It was kind of a muggy, dreary, cloudy, on-again off-again rainy weekend in Wisconsin, which made it a perfect weekend for enjoying a light little history read like Leslie Carroll's Notorious Royal Marriages: A Juicy Journey through Nine Centuries of Dynasty, Destiny, and Desire.
I also enjoyed Carroll's earlier volume, Royal Affairs, although I'm still bothered that these books don't provide indexes. Then again, she doesn't really provide source notes, either, so if you simply approach this type of history as a novel, it can be very enjoyable. I also skipped around and only read the chapters I was interested in, which is always nice too--you can read a couple chapters and then put the book down and go get on with things you should be doing, like laundry. I can never get myself to feel guilty about reading when it's done "just a few chapters" at a time.
Books like this also might be good if you've got a high-schooler (particularly girls, I would think, for this type of volume) who doesn't much care for history OR reading. Carroll's chapters aren't particularly long, but they each provide a rollicking (and yes, "juicy") little narratives of some of the worst marriages of all time--royal marriages. It's easy reading* and you can pick up tidbits like Eleanor of Aquitaine had ten kids and lived to be 82--in the 1100s, mind you--which I still can't get over. (She must have been the healthiest woman ever.) I also enjoyed this paragraph, about when the infamous Henry VIII was searching for someone to marry after #3, Jane Seymour, died:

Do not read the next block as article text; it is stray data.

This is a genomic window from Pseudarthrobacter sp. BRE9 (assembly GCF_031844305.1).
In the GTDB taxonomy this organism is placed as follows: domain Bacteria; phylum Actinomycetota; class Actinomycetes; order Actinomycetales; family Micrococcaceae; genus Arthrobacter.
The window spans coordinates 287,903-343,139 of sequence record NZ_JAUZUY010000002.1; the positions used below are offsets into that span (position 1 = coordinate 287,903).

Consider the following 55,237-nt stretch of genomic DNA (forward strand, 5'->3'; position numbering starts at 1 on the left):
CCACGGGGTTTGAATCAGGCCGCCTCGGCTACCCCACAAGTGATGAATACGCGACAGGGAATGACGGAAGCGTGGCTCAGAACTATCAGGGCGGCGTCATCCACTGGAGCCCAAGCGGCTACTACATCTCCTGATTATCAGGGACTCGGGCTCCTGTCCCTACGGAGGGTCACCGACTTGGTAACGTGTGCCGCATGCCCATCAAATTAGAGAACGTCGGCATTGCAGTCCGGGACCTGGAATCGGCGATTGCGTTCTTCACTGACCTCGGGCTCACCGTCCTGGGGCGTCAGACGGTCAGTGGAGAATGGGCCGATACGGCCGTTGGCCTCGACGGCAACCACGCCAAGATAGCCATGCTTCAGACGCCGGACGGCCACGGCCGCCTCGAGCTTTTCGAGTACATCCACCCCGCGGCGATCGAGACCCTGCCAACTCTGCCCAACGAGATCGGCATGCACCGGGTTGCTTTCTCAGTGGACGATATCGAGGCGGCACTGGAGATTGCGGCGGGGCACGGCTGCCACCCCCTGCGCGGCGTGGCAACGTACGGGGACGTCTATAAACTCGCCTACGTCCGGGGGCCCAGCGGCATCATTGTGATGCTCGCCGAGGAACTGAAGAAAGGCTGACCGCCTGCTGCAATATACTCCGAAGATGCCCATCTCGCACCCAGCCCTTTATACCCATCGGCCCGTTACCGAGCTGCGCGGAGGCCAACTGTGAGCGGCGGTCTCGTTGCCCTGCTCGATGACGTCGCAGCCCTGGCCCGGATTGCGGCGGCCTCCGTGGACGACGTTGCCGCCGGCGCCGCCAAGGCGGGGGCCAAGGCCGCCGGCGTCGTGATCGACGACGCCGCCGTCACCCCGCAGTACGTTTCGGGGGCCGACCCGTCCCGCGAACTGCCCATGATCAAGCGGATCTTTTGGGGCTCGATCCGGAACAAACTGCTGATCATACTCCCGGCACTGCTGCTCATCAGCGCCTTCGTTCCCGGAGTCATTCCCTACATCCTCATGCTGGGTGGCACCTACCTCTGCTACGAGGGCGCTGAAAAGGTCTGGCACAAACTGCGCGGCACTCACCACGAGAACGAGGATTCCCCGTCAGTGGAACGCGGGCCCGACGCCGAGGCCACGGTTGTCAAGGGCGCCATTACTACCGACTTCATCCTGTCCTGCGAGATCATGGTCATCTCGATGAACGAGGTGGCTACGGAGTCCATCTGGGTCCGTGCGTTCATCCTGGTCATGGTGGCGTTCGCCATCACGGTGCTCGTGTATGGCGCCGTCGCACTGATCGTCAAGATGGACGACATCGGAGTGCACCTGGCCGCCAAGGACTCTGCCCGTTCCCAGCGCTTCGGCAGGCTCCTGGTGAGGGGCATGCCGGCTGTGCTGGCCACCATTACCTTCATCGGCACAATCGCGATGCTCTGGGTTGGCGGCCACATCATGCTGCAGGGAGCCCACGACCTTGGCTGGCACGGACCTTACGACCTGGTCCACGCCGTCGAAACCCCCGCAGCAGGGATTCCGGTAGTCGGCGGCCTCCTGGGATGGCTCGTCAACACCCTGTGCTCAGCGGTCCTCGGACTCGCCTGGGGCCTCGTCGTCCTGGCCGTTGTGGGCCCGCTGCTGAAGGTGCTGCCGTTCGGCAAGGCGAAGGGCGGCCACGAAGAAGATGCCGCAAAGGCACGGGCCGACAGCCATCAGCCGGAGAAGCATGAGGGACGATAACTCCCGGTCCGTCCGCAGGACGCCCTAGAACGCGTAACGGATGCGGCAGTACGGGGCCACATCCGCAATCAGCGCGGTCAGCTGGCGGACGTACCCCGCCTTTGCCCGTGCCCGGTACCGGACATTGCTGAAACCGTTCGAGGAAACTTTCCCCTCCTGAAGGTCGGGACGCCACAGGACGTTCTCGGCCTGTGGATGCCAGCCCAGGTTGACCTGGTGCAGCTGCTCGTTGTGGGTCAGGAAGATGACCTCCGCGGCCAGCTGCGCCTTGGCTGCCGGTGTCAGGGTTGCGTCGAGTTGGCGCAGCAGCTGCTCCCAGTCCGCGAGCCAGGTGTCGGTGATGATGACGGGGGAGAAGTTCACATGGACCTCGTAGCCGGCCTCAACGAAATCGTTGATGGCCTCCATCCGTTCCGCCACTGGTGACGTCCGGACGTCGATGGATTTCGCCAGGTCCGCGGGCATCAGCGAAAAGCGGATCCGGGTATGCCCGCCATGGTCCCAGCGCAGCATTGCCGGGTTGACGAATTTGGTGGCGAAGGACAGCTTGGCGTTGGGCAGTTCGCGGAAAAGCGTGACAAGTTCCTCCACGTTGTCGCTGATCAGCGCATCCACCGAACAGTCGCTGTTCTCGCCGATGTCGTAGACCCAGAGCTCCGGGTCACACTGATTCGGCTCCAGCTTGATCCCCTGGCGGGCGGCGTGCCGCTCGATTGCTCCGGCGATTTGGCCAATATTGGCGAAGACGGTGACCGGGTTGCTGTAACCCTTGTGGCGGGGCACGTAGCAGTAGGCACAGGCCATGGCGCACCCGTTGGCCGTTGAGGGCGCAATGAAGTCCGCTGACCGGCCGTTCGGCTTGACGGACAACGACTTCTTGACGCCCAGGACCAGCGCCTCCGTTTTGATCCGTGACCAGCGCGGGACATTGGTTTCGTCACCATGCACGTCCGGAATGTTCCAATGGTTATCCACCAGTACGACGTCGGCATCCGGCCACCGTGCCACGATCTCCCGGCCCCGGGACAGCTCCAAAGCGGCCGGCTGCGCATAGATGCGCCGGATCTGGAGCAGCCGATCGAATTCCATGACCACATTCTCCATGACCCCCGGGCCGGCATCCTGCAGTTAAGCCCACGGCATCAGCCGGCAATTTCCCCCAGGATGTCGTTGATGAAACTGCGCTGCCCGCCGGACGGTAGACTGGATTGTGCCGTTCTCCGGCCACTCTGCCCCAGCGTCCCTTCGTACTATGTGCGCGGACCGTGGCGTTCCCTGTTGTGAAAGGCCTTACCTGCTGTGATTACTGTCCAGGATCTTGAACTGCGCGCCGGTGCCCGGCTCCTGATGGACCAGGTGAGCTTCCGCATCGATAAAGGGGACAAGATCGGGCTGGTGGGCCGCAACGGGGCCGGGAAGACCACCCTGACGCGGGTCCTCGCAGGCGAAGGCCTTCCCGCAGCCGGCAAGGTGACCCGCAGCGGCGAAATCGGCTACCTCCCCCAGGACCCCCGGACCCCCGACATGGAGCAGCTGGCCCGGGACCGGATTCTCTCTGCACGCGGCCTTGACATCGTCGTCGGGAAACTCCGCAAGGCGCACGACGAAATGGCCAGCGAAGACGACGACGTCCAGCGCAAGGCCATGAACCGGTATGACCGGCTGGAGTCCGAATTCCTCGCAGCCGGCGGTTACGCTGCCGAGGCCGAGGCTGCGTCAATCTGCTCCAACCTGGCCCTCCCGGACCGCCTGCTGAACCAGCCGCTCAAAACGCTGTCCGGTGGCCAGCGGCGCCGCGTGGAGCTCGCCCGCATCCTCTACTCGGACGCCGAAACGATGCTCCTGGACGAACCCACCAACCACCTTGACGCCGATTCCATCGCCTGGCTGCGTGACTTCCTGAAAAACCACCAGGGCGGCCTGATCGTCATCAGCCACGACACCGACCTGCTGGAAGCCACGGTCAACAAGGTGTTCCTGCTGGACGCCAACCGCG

"Gorgeous sixteen-year-old Christina, the Danish-descended Duchess of Milan, wittily insisted that if God had given her two heads she would willingly risk one to marry the King of England, but as she only had one..." (p. 160.)
Nor is the book only about British monarchs. There's good stuff here about Ferdinand and Isabella, Nicholas and Alexandra of Russia, and even Prince Rainier and Princess Grace. I enjoyed it--and would suggest if you need a "juicy" nonfiction read, this might be a good choice.
*Carroll is also a romance and novel writer, so she knows how to tell a story.